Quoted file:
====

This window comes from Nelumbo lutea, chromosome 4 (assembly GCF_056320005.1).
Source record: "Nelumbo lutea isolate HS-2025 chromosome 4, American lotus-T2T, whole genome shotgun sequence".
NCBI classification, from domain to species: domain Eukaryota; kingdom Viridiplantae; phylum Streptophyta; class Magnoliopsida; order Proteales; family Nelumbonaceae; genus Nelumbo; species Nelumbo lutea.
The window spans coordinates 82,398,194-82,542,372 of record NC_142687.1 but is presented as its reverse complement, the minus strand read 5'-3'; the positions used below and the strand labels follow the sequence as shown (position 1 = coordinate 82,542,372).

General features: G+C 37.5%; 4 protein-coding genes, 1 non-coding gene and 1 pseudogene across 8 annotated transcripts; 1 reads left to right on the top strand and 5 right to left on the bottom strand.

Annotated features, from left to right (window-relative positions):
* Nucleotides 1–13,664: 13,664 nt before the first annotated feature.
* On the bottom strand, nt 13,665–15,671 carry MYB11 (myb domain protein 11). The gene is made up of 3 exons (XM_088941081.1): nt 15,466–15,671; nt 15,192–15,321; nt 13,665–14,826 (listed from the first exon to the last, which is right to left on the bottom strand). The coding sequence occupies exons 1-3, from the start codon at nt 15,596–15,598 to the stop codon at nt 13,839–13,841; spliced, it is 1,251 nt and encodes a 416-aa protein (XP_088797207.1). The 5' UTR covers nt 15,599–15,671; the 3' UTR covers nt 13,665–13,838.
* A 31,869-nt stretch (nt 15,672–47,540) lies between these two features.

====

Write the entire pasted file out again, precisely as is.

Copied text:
This window comes from Nelumbo lutea, chromosome 4 (assembly GCF_056320005.1).
Source record: "Nelumbo lutea isolate HS-2025 chromosome 4, American lotus-T2T, whole genome shotgun sequence".
NCBI classification, from domain to species: domain Eukaryota; kingdom Viridiplantae; phylum Streptophyta; class Magnoliopsida; order Proteales; family Nelumbonaceae; genus Nelumbo; species Nelumbo lutea.
The window spans coordinates 82,398,194-82,542,372 of record NC_142687.1 but is presented as its reverse complement, the minus strand read 5'-3'; the positions used below and the strand labels follow the sequence as shown (position 1 = coordinate 82,542,372).

General features: G+C 37.5%; 4 protein-coding genes, 1 non-coding gene and 1 pseudogene across 8 annotated transcripts; 1 reads left to right on the top strand and 5 right to left on the bottom strand.

Annotated features, from left to right (window-relative positions):
* Nucleotides 1–13,664: 13,664 nt before the first annotated feature.
* On the bottom strand, nt 13,665–15,671 carry MYB11 (myb domain protein 11). The gene is made up of 3 exons (XM_088941081.1): nt 15,466–15,671; nt 15,192–15,321; nt 13,665–14,826 (listed from the first exon to the last, which is right to left on the bottom strand). The coding sequence occupies exons 1-3, from the start codon at nt 15,596–15,598 to the stop codon at nt 13,839–13,841; spliced, it is 1,251 nt and encodes a 416-aa protein (XP_088797207.1). The 5' UTR covers nt 15,599–15,671; the 3' UTR covers nt 13,665–13,838.
* A 31,869-nt stretch (nt 15,672–47,540) lies between these two features.